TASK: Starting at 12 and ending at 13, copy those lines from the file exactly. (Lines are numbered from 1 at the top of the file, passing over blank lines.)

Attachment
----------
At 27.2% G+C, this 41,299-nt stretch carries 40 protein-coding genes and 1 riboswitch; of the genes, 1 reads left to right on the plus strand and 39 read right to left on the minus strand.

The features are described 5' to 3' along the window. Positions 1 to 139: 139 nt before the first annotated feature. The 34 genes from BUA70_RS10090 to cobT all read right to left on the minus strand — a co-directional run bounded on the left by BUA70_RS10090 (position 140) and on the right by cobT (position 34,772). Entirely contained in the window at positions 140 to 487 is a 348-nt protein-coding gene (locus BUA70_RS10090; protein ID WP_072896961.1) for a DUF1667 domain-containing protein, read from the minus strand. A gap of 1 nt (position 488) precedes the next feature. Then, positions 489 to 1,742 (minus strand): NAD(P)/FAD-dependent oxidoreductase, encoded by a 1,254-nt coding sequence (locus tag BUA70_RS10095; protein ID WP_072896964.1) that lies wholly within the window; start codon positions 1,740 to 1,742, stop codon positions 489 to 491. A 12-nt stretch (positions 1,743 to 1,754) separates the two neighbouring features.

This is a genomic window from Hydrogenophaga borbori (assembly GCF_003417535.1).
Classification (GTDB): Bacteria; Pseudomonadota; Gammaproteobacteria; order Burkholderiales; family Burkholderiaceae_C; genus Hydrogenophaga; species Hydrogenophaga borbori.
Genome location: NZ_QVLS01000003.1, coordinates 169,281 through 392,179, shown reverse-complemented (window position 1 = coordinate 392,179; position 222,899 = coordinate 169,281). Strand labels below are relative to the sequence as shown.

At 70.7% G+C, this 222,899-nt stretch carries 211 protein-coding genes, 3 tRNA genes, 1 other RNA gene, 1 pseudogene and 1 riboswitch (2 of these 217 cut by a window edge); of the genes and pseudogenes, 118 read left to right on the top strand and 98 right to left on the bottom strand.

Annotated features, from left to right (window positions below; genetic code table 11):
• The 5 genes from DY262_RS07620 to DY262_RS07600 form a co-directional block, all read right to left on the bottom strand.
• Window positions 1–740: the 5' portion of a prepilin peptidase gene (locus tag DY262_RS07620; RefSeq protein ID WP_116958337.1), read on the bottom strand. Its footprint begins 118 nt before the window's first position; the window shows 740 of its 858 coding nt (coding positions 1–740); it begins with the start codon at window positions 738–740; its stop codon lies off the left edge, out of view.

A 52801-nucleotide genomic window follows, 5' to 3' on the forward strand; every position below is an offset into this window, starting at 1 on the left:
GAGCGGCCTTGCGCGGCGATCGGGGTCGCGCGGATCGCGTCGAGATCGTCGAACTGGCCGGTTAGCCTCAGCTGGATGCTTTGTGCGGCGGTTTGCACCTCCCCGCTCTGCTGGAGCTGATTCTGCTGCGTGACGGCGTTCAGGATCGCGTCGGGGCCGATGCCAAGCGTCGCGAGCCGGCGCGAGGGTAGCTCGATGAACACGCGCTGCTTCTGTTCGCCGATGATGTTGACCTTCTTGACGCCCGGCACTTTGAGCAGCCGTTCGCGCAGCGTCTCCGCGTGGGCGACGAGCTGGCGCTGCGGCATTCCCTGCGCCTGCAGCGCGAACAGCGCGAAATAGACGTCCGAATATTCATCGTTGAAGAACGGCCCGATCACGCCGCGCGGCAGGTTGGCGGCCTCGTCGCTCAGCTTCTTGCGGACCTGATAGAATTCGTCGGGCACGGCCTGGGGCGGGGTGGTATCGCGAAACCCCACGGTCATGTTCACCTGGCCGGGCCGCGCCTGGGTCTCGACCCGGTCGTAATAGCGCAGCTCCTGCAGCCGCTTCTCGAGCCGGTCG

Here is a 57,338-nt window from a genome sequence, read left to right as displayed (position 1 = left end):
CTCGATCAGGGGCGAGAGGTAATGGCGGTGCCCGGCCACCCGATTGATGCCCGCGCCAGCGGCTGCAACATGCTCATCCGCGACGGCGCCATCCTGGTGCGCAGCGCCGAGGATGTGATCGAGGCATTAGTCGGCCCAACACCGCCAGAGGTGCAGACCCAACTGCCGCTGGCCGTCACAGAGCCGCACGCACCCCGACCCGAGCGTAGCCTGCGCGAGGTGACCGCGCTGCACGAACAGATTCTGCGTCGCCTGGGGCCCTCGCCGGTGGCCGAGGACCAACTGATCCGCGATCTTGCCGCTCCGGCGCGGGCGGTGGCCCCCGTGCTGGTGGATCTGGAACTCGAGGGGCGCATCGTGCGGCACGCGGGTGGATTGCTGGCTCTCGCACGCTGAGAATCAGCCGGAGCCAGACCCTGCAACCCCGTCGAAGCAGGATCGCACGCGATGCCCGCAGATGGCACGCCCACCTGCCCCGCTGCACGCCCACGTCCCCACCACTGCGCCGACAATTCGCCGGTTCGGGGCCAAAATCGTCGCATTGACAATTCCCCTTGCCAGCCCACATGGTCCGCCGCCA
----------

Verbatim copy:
Here is a 57,338-nt window from a genome sequence, read left to right as displayed (position 1 = left end):
CTCGATCAGGGGCGAGAGGTAATGGCGGTGCCCGGCCACCCGATTGATGCCCGCGCCAGCGGCTGCAACATGCTCATCCGCGACGGCGCCATCCTGGTGCGCAGCGCCGAGGATGTGATCGAGGCATTAGTCGGCCCAACACCGCCAGAGGTGCAGACCCAACTGCCGCTGGCCGTCACAGAGCCGCACGCACCCCGACCCGAGCGTAGCCTGCGCGAGGTGACCGCGCTGCACGAACAGATTCTGCGTCGCCTGGGGCCCTCGCCGGTGGCCGAGGACCAACTGATCCGCGATCTTGCCGCTCCGGCGCGGGCGGTGGCCCCCGTGCTGGTGGATCTGGAACTCGAGGGGCGCATCGTGCGGCACGCGGGTGGATTGCTGGCTCTCGCACGCTGAGAATCAGCCGGAGCCAGACCCTGCAACCCCGTCGAAGCAGGATCGCACGCGATGCCCGCAGATGGCACGCCCACCTGCCCCGCTGCACGCCCACGTCCCCACCACTGCGCCGACAATTCGCCGGTTCGGGGCCAAAATCGTCGCATTGACAATTCCCCTTGCCAGCCCACATGGTCCGCCGCCA